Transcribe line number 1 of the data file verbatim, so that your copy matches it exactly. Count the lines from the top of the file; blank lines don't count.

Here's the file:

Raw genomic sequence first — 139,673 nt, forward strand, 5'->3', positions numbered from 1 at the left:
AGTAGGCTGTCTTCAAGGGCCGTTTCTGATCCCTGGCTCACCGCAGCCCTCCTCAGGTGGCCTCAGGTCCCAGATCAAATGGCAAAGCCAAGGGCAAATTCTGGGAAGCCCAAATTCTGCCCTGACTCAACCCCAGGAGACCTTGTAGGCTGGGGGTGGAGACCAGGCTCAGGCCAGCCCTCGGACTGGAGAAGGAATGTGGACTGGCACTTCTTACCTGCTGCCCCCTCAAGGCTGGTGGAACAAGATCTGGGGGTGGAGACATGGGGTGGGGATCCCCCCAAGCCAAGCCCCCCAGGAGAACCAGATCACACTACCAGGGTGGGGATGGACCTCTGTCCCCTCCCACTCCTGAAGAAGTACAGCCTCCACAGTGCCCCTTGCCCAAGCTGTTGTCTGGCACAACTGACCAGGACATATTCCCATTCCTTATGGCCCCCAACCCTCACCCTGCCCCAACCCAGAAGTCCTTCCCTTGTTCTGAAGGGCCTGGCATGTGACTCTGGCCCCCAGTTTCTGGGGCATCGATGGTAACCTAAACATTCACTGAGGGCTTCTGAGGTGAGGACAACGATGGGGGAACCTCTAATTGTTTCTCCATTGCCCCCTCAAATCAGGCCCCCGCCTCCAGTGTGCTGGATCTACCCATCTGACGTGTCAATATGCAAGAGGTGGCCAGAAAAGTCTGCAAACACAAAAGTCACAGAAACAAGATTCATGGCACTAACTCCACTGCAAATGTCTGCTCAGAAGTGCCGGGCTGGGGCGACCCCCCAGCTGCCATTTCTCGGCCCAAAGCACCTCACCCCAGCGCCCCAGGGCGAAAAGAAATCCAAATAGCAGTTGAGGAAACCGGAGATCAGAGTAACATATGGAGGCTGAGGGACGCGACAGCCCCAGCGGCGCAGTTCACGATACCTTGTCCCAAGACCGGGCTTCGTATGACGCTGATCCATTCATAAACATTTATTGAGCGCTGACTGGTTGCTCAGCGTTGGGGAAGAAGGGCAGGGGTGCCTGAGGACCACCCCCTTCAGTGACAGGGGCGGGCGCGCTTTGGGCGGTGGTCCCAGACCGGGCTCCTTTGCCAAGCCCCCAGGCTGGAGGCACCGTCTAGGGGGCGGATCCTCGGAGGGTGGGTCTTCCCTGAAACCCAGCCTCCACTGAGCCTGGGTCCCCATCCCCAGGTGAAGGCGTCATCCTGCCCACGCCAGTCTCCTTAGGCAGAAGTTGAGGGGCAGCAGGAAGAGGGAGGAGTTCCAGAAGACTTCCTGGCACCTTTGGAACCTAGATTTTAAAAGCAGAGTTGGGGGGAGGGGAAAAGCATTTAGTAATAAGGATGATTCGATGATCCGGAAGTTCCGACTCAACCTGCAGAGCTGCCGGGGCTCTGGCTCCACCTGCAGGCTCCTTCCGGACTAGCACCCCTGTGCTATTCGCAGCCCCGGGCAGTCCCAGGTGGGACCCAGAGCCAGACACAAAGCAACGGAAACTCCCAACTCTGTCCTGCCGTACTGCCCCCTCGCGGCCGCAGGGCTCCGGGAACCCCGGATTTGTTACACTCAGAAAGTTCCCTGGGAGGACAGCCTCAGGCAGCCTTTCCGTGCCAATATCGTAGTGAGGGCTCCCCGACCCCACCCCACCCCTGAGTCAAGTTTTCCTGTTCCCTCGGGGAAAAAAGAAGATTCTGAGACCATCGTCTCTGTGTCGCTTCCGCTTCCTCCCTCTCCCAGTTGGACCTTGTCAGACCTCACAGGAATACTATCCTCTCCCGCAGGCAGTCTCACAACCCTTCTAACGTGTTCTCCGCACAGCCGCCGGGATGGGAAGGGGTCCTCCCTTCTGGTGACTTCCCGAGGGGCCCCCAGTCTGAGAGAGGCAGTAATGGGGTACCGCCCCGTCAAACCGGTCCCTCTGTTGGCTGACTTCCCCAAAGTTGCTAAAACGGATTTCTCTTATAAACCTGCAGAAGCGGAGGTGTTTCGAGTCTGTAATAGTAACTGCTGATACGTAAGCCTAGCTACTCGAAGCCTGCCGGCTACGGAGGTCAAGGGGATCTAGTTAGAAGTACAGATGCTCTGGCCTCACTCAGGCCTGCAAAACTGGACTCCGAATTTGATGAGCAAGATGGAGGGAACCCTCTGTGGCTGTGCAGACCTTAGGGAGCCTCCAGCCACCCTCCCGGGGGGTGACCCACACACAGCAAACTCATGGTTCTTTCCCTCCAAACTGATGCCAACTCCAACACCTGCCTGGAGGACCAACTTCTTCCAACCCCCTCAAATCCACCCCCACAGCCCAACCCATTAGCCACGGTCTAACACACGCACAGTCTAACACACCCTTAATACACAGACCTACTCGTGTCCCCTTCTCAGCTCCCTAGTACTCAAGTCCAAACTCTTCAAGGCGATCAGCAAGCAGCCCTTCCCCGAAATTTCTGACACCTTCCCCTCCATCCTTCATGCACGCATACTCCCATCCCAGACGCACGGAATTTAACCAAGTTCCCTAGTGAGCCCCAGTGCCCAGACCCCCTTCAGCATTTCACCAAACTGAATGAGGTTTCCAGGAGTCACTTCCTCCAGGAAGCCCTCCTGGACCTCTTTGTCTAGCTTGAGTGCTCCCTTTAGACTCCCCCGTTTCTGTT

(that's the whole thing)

Raw genomic sequence first — 139,673 nt, forward strand, 5'->3', positions numbered from 1 at the left: